My Positive Huntsville

Akshay, 33, is a first-generation Indian-American who shares his initial fears about moving to Alabama and how accepting a job at the Terrorist Explosive Device Analytical Center (TEDAC) in Huntsville has allowed him to achieve some of his dreams.

Video Transcript

Akshay: In one word. I'm going back and forth between two words. If I had to describe Huntsville in one word, it'd be positive.

My name is Akshay. I'm assigned to the Laboratory Division, TEDAC section, here in Huntsville, Alabama. I am single. I am 33 years old. I started as an honors intern in the Jackson, Mississippi office. I made my way as an SOS to Sacramento. Spent some time there before being picked up to the Legat program Abu Dhabi.

So my family and friends reacted when I told them I was coming to Huntsville, Alabama like, Ugh. Alabama.

Some of the fears and thoughts that came to my head were pretty negative, per se. Not being treated right because you're a different minority. There was not a progressive side of thinking in terms of moving forward and moving the country forward.

And then I got here and within a month, I realized that my fears were just really overstated. They're just people! And they're super-friendly. They want to get to know you and they want to learn about where you came from. And they want to learn about your background because they're open-minded. Huntsville should not get a negative reputation. This place is different than the rest of the mind-sets that people might have about Alabama.

There's a lot of great areas around the city. There's a lot progress being made. There's a lot of infrastructure improvements being done. We have about four or five city developments going on. There's an outdoor/indoor climbing facility. We have this 8,500-seat amphitheater that's been proposed to really bring in high-quality music acts. Even beyond that, we have the city's new minor league baseball team. So they'll be starting here next year in 2020.

I realized I enjoyed living here in Huntsville when I started to go out and actually meet people. Everyone's been friendly. Everyone's been supportive. Everyone's kind of in the same boat. There's a lot of transplants here already in Huntsville and it's just continuing to grow. It is a young workforce. It is people that are coming out of college in the last couple of years. People that are kind of starting out their careers or mid-careers.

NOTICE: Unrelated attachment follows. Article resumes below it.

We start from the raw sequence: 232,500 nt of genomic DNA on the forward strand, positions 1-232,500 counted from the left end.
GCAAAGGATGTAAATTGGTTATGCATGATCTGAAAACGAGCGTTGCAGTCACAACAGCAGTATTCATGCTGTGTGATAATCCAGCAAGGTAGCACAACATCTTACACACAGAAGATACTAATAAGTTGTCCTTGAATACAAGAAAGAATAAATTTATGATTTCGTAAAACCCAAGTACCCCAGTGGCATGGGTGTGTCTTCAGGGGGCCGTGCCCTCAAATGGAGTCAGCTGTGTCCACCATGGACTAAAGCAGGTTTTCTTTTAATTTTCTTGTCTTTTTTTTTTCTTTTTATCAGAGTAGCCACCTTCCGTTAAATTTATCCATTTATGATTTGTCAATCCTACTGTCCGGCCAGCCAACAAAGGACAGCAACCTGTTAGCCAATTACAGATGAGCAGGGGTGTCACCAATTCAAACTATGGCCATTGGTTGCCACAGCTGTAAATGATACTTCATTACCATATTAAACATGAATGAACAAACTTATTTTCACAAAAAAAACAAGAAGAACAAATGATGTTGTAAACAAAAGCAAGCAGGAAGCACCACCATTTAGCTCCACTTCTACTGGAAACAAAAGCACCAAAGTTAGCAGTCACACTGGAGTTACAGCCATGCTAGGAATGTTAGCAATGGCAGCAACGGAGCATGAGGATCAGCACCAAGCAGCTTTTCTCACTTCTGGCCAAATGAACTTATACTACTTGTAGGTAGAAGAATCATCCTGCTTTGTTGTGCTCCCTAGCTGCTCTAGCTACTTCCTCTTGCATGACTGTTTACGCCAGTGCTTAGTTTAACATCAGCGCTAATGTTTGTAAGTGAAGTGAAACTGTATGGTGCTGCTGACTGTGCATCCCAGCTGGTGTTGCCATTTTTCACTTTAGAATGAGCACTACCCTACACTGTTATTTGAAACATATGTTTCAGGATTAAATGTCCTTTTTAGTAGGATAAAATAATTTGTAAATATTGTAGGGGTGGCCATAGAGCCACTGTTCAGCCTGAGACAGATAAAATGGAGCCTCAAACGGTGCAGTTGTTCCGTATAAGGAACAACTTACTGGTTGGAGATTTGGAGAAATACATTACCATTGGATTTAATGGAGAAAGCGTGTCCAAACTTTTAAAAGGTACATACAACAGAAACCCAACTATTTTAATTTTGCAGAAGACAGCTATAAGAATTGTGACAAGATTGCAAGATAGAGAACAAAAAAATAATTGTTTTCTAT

My neighborhood here in Huntsville - it's about four minutes outside of the gate from Redstone Arsenal. So that's my commute time. If your'e in the D.C. area, you're spending an hour to hour-and-a-half minimum each way doing that commute. You're trading commute time and work time for family time. Your $500,000, $600,000 home in D.C. is the same house, double the square footage, for about $200,000 to $300,000 less at times.

I was able to purchase my own home on my own when I came here. This is my fist time I've ever bought a home. I knew that if I was in D.C., it probably wouldn't happen. But coming here, I was able to afford it. I was able to get it on my own. I've been able to make it my own.

I'm a first generation immigrant. I'm the first born in this country. And when you grow up and imagine those white picket fences and you imagine having a home to yourself, to be able to finally purchase a home, it's been really amazing to have that here in Huntsville.